Seattle Arab Cultural Camp {Resource}

I have decided to create an Arab Cultural Camp for children in Washington.

 

After spending years working at various children’s camps around the Puget Sound, starting with StarTalk in Seattle and recently at Girl Scout Rainbow Camp on the Eastside, I wanted to create a camp that would specifically focus on the culture and heritage of the Arab world.

 

I have used the resources from A Crafty Arab, combined with my eleven year’s experience as an art docent at my daughters’ school, to create eight, fun, educational, camp stations.  These art lesson stations include themes about Arab hospitality, Arab countries, Arab literature, Arab traditional instruments, Arab spices, etc.

 

It will be held August 6-10 in my artist studio in Redmond and August 20-24 at Salaam Cultural Museum in Seattle.

 

Since this is our inaugural year, the camp will be limited to 15 participants on a first come, first served basis.  I will be taking children enterting grades K-6 from 8:30am to 3:30pm Monday through Friday, with a special outing and gallery show planned for our final day. Camp will be $200 a week to cover materials and visiting artists fees. There will be an open house for interested parents, to check out the studio and experience a sample art stations, on July 28th.

 

Arab Cultural Camp Sample Day

Our Arab Cultural Camp day will start with a Arabic story time/ song/ reading activity. My studio library includes hundreds of crafts and Arab children books. The children will be able to check out any of the books at the end of the day for enjoyment at home with siblings or other family members.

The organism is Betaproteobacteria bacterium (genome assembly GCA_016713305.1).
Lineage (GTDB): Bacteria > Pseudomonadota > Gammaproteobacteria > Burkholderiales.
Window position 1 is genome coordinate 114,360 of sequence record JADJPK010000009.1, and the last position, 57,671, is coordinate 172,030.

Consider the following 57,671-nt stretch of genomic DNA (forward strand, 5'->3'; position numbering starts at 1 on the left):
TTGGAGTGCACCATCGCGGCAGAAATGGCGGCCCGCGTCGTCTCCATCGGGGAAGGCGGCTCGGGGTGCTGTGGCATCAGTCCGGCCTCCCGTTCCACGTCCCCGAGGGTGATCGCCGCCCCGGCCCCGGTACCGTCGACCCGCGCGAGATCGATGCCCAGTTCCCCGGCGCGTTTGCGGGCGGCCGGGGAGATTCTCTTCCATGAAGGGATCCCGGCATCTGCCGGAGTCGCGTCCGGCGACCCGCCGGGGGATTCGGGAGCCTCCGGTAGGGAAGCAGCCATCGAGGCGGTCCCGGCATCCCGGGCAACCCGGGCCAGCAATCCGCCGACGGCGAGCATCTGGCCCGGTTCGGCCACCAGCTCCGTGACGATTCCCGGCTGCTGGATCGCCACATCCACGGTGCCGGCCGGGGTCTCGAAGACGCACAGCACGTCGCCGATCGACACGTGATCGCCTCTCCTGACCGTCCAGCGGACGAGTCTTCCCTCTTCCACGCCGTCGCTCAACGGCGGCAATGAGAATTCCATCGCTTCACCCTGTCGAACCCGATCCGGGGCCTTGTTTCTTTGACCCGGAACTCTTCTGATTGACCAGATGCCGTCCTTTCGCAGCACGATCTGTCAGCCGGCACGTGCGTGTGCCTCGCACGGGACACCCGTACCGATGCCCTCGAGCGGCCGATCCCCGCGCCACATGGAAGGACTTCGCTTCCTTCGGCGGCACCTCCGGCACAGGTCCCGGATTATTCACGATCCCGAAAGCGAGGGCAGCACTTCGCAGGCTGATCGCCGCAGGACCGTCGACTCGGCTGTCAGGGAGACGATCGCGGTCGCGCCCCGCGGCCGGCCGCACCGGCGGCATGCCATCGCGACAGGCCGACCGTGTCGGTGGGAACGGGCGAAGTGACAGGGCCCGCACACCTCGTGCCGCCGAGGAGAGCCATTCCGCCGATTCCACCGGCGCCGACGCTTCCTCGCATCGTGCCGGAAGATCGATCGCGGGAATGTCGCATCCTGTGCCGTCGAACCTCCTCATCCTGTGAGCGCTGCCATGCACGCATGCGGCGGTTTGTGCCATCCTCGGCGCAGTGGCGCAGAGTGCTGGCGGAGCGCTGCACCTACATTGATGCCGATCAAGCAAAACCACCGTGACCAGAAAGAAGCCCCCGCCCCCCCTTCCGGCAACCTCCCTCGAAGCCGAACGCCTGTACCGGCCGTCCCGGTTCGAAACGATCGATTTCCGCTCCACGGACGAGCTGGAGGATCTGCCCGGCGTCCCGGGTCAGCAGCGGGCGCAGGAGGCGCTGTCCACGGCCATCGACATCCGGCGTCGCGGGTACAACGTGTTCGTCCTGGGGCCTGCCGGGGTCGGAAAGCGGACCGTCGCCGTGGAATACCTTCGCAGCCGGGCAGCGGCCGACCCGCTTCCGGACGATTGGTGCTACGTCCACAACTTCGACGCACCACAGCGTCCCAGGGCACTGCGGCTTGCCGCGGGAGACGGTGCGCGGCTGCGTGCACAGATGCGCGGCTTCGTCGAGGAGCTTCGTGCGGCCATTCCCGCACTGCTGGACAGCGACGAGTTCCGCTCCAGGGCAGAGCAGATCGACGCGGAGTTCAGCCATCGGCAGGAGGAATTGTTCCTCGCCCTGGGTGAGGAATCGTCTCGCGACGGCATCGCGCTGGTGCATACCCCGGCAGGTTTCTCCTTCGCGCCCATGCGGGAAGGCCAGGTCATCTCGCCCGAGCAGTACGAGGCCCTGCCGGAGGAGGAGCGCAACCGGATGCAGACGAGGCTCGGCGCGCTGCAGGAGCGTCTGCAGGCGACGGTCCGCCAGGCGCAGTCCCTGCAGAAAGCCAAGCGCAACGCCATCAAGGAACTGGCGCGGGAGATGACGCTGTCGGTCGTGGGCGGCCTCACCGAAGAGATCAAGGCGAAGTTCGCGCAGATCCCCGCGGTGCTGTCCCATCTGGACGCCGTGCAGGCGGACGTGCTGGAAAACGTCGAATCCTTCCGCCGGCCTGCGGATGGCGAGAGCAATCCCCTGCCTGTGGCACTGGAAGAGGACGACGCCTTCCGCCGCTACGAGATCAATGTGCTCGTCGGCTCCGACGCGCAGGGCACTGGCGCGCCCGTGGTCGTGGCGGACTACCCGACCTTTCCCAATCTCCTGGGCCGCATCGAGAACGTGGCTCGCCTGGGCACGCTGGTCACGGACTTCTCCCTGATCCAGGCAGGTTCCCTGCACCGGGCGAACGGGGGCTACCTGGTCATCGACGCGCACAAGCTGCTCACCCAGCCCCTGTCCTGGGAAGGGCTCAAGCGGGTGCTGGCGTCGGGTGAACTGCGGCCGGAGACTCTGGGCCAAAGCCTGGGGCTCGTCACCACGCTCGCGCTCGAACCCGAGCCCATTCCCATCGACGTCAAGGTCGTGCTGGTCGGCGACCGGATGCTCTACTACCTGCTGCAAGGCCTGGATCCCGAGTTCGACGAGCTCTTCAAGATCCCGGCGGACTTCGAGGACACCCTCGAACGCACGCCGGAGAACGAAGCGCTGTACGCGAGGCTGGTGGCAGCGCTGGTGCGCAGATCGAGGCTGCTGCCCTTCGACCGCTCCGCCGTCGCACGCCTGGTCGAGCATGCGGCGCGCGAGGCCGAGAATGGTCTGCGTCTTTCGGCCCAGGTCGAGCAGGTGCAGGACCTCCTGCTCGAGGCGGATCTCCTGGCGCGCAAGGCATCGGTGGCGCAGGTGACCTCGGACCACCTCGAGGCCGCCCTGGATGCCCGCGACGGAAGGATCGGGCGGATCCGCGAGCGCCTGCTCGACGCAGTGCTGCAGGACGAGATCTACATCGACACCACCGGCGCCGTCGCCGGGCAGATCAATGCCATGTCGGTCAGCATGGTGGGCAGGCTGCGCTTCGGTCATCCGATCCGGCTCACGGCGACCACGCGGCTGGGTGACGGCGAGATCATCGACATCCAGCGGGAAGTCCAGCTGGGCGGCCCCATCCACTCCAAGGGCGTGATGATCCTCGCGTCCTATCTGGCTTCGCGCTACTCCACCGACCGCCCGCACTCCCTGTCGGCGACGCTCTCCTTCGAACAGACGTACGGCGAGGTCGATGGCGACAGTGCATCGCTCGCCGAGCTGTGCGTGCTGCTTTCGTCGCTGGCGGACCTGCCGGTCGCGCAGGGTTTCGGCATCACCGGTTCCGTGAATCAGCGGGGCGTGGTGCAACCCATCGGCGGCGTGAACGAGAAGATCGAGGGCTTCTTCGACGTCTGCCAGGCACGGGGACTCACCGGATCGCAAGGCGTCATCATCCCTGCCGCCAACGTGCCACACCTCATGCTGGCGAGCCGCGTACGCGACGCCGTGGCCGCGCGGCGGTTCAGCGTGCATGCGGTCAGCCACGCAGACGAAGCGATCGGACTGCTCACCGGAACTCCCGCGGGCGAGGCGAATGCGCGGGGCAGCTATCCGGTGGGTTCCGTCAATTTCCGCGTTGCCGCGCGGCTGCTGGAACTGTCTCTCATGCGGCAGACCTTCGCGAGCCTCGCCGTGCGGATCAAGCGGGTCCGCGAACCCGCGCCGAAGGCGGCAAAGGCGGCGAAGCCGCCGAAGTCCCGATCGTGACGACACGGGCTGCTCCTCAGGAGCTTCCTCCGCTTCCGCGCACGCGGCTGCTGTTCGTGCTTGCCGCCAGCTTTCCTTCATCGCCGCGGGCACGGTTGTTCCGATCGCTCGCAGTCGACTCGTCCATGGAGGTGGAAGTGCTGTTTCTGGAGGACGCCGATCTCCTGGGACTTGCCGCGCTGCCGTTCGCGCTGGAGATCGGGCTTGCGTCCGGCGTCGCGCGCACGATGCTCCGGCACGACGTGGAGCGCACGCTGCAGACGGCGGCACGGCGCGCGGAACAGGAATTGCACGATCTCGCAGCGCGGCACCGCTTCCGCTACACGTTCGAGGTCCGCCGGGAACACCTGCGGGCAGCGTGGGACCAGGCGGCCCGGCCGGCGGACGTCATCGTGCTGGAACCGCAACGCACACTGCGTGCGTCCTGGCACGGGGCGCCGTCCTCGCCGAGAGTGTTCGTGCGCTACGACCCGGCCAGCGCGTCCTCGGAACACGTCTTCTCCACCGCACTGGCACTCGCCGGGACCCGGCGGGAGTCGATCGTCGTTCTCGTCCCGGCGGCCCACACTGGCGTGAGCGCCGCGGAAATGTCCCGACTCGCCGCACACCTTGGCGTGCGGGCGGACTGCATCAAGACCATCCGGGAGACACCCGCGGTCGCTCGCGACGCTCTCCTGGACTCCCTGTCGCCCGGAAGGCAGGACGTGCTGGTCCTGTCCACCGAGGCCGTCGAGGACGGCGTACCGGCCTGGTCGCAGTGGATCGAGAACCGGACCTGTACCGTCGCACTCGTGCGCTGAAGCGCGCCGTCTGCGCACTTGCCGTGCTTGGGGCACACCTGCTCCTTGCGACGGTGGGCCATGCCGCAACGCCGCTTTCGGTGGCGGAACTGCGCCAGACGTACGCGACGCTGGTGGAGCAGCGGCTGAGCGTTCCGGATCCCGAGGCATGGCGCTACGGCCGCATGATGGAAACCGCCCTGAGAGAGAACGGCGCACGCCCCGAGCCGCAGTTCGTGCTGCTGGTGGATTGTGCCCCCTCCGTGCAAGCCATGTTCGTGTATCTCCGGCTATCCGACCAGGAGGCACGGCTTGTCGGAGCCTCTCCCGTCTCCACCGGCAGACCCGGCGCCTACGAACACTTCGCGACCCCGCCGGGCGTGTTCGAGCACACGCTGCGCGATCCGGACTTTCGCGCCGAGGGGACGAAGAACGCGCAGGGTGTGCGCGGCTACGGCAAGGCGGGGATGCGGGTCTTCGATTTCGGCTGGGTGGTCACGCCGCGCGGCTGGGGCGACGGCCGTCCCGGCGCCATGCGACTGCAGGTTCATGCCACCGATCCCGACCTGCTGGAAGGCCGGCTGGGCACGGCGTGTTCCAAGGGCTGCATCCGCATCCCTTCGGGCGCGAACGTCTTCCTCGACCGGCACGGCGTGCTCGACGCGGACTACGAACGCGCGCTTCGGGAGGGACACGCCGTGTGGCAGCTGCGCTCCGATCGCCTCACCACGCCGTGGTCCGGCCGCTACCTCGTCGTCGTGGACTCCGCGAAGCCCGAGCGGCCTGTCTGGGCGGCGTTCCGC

The children will then be separated for age appropriate stations. These included painting, cooking, calligraphy, dabke, etc before a break for lunch.

 

The children will enjoy a lunch from home, or a nutritious option can be provided for an additional fee paid that morning, before beginning a second set of stations.

 

Our day will finish with another story time / song / reading activity before the children are picked up.  If daycare hours are needed, please let me know.

 

We will have one day when a local Arab musician will come to teach the children how to play the darbuka for an all camp singalong, I am still working the details on which day. Our Friday will also be a little different as it will include an art outing, followed by a gallery show of all the children’s artwork.

 

Yalla, let’s do this, I’m in!

If you are interested in learning more about the Arab Cultural Camp, either contact me or fill out an Arab Cultural Camp Application.

 

If this year’s Arab Cultural Camp is a success, I have also submitted a City of Seattle Youth Arts grant to offer it for free to refugee children next year. If you would like to be involved in that endeavor, please let me know as I hope to make it a much larger scale project and will be grateful for a few helping hands.

Nakba Key Charm {Tutorial}

We are making a gift for our Ramadan craft today for a dear friend who is from Palestine.  We will give it to her at our upcoming Eid Al Fitr celebration.